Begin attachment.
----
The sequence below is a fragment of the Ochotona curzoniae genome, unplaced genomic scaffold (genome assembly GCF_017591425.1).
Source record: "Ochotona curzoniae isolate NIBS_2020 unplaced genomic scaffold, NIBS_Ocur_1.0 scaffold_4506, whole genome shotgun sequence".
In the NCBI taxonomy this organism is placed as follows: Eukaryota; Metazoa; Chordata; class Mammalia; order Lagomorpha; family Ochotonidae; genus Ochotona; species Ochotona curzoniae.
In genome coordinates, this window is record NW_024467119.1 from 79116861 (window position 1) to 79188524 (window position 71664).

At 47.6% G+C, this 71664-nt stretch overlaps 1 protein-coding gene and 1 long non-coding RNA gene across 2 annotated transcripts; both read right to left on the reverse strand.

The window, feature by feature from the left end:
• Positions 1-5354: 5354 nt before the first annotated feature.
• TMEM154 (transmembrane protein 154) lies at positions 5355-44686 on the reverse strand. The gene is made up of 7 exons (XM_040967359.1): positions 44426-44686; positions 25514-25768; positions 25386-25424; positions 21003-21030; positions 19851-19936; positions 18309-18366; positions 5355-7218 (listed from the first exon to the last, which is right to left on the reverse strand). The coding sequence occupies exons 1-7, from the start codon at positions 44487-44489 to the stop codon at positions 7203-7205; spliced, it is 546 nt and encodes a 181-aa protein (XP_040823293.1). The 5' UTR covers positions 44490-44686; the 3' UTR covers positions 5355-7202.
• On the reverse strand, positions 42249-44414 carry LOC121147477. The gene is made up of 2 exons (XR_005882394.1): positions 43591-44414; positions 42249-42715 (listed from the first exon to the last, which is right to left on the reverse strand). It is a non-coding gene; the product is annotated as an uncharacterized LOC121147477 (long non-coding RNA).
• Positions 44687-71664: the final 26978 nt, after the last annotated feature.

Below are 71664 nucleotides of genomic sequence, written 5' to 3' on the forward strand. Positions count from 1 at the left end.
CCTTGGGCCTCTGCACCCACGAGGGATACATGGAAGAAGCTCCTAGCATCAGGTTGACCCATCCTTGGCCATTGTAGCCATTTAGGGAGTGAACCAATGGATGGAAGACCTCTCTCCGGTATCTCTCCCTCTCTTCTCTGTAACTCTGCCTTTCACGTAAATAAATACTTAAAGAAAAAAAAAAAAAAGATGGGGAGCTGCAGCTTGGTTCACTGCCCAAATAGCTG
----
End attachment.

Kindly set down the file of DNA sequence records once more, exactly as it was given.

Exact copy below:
The sequence below is a fragment of the Ochotona curzoniae genome, unplaced genomic scaffold (genome assembly GCF_017591425.1).
Source record: "Ochotona curzoniae isolate NIBS_2020 unplaced genomic scaffold, NIBS_Ocur_1.0 scaffold_4506, whole genome shotgun sequence".
In the NCBI taxonomy this organism is placed as follows: Eukaryota; Metazoa; Chordata; class Mammalia; order Lagomorpha; family Ochotonidae; genus Ochotona; species Ochotona curzoniae.
In genome coordinates, this window is record NW_024467119.1 from 79116861 (window position 1) to 79188524 (window position 71664).

At 47.6% G+C, this 71664-nt stretch overlaps 1 protein-coding gene and 1 long non-coding RNA gene across 2 annotated transcripts; both read right to left on the reverse strand.

The window, feature by feature from the left end:
• Positions 1-5354: 5354 nt before the first annotated feature.
• TMEM154 (transmembrane protein 154) lies at positions 5355-44686 on the reverse strand. The gene is made up of 7 exons (XM_040967359.1): positions 44426-44686; positions 25514-25768; positions 25386-25424; positions 21003-21030; positions 19851-19936; positions 18309-18366; positions 5355-7218 (listed from the first exon to the last, which is right to left on the reverse strand). The coding sequence occupies exons 1-7, from the start codon at positions 44487-44489 to the stop codon at positions 7203-7205; spliced, it is 546 nt and encodes a 181-aa protein (XP_040823293.1). The 5' UTR covers positions 44490-44686; the 3' UTR covers positions 5355-7202.
• On the reverse strand, positions 42249-44414 carry LOC121147477. The gene is made up of 2 exons (XR_005882394.1): positions 43591-44414; positions 42249-42715 (listed from the first exon to the last, which is right to left on the reverse strand). It is a non-coding gene; the product is annotated as an uncharacterized LOC121147477 (long non-coding RNA).
• Positions 44687-71664: the final 26978 nt, after the last annotated feature.

Below are 71664 nucleotides of genomic sequence, written 5' to 3' on the forward strand. Positions count from 1 at the left end.
CCTTGGGCCTCTGCACCCACGAGGGATACATGGAAGAAGCTCCTAGCATCAGGTTGACCCATCCTTGGCCATTGTAGCCATTTAGGGAGTGAACCAATGGATGGAAGACCTCTCTCCGGTATCTCTCCCTCTCTTCTCTGTAACTCTGCCTTTCACGTAAATAAATACTTAAAGAAAAAAAAAAAAAAGATGGGGAGCTGCAGCTTGGTTCACTGCCCAAATAGCTG